Several of us in CNYO are subscribers to ATT (I ripped this PDF from my subscription) and we encourage you to geek-out bimonthly to product reviews and expert opinions from real users in our community. From the article:

Calculating the Perfect Telescope Size Post Paracorr Type-2

And the perfect telescope size is…?

The perfect telescope size is… It’s a line that invites critique and insight from every corner of the astronomical community. Having built a number of telescopes for clients all over the U.S., I have called three of my New Moon Telescopes my own: a 12.5-inch f/4.9, a 16-inch f/4.5, and a 27-inch f/3.9. Outside of those three Dobsonian-style telescopes, I have also owned various refractors and binoculars and a large arsenal of eyepieces. But since I build Dobsonians-style telescopes (okay, “Dobs”) for a living, however, I will limit my opinion to that particular style. My opinion of the perfect Dob size has changed over the years as my observing habits have also evolved.

2. A NEAF Shout-Out In Sky & Telescope Magazine

2014july14_SkyTelNMT had a great showing at the Northeast Astronomy Forum (NEAF) this past year (and several of us stopped by the booth looking for free samples). In their own coverage of event highlights, the venerable Sky & Telescope Magazine (also worth your considered subscription – their list and coverage of important astronomical events is certainly one of the best ways to know what the month holds for amateur astronomers the world over) focused in on NMT’s new aluminum bearing design. Kudos to John Giroux for spotting the bearings first.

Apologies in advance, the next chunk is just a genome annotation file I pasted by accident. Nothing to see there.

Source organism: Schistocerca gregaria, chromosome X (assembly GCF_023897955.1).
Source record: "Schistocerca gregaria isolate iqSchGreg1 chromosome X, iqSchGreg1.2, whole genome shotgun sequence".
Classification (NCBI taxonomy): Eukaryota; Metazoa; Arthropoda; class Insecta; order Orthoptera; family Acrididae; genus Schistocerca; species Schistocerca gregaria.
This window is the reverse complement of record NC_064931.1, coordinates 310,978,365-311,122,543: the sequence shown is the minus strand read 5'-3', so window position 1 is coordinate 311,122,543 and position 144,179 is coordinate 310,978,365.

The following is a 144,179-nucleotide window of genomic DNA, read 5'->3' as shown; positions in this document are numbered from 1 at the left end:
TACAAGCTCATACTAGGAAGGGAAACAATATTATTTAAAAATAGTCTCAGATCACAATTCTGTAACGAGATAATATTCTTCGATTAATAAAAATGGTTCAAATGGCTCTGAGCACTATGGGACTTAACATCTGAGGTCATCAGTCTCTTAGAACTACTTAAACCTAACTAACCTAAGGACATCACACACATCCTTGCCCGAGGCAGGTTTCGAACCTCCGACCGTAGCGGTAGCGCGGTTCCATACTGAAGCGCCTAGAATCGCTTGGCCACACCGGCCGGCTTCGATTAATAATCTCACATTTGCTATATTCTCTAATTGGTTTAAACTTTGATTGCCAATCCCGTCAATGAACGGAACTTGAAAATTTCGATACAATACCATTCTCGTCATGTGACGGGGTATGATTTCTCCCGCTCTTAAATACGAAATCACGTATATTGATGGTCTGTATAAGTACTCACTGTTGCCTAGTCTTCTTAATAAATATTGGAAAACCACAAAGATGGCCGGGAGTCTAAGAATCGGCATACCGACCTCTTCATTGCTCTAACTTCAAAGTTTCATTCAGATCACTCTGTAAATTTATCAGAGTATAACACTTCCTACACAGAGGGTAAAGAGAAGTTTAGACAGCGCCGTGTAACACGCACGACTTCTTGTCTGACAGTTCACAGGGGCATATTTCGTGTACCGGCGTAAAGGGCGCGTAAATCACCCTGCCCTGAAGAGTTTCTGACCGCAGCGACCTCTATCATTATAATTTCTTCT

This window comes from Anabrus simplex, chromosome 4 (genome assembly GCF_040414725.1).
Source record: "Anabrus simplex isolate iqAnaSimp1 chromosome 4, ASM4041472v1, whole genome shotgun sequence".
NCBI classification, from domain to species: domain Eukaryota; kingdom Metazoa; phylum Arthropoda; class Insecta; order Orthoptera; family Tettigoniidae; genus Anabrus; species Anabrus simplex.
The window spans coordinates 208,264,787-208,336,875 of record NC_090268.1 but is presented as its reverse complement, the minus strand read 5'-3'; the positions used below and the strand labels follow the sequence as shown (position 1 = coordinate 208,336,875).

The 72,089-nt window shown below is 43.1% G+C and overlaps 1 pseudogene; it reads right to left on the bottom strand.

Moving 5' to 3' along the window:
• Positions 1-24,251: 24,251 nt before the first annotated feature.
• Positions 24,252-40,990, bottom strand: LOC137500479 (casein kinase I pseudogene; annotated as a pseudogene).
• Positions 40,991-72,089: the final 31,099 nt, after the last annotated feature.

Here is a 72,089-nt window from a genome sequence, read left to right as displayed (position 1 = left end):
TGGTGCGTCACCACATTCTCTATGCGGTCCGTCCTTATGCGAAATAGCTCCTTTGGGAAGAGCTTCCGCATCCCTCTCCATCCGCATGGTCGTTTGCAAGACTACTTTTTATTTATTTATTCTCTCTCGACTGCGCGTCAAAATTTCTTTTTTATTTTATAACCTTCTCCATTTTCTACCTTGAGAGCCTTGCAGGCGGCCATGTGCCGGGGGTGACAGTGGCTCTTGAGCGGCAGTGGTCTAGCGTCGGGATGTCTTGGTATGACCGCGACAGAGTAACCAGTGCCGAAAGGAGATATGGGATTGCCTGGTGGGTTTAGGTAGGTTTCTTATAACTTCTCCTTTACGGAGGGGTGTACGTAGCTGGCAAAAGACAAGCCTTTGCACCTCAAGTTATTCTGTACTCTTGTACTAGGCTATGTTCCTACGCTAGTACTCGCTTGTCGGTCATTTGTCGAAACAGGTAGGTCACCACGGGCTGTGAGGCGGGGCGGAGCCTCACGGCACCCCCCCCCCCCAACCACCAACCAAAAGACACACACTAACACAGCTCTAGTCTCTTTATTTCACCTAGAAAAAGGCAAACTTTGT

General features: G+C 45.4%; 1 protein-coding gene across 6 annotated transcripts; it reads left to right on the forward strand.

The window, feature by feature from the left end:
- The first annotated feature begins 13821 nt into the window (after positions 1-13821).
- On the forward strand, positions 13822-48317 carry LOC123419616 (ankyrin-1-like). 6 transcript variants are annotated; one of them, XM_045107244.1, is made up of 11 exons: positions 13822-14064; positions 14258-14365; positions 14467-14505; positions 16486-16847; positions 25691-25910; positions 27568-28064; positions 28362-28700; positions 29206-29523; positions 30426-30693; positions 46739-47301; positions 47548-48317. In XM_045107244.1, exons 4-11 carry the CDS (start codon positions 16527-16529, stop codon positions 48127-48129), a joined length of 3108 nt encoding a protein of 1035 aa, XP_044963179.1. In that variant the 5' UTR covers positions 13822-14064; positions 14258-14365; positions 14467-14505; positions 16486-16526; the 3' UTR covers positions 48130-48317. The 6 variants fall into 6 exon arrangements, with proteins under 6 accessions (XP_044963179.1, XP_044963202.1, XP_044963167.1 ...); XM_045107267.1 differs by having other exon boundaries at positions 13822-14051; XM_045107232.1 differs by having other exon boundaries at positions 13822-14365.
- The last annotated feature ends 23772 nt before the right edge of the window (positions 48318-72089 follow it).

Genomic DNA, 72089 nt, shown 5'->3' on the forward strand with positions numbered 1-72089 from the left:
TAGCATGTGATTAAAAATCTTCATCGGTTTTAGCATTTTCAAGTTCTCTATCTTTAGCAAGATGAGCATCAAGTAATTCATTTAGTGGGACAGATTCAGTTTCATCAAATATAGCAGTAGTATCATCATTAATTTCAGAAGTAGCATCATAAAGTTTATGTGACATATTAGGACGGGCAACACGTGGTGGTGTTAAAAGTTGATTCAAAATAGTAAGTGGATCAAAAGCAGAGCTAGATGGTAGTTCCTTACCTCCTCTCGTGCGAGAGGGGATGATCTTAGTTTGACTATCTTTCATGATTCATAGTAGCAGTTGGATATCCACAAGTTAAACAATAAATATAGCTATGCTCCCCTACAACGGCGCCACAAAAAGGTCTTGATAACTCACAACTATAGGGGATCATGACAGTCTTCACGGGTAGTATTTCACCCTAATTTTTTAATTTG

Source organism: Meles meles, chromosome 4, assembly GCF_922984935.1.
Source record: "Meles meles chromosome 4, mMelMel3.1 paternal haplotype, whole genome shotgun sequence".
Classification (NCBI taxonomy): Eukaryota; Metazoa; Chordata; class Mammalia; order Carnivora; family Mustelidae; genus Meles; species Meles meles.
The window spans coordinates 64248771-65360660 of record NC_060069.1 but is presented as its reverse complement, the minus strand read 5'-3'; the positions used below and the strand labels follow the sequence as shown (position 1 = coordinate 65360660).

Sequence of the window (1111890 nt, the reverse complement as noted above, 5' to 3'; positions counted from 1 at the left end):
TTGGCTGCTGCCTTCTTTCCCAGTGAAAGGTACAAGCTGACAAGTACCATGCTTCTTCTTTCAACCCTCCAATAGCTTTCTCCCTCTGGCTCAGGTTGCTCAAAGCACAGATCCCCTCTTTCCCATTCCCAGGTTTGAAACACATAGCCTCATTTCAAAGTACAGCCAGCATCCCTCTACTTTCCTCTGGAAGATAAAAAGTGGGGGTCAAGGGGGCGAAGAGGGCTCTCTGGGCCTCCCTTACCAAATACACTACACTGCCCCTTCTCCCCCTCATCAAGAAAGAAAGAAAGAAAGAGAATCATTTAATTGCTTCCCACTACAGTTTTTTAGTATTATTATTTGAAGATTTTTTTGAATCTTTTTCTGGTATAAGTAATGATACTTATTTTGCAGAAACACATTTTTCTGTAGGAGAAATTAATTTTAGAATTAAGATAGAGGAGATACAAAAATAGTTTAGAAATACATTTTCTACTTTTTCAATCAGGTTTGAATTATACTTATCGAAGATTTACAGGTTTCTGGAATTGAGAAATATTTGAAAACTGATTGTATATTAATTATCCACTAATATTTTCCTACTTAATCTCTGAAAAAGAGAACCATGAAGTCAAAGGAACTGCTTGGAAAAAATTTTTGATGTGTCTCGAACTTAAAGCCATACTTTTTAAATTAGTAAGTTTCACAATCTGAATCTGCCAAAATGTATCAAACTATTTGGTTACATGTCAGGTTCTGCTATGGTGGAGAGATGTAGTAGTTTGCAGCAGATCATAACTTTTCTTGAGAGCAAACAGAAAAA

A snippet from the August 2014 issue is shown at right. Their brief write-up of the bearing design is reproduced below:

24. www.newmoontelescopes.com New Moon Telescopes had a great display of its custom mid- and large-aperture Dobso- nians. Of special note were the company’s new lightweight-aluminum altitude bearings with a textured powder coating that produced just the right amount of “stiction” for a Dob mount.

3. Star Product Designation From Astronomy Magazine!

2014july14_starproduct_indexTo soon be announced in the September issue of Astronomy Magazine, NMT’s 12.5 f/5 Dobsonian telescope has been selected as a Best-Of by the other venerable oracle of events and celestial highlights. An excellent notch in Ryan’s belt that several of us already knew all about. As a shameless plug, I’m the proud owner of the first NMT production model, a 12.5″ f/5ish Dob known affectionately as Ruby (for the red MoonLite focuser). Now over 3 years and many, many observing sessions in, I’ve yet to want for another telescope. Not even interested.

Stay tuned for more press when the official publication comes out. In the meantime, a hearty congrats to Ryan (and Heather and Lily!) and NMT on the astronomical trifecta!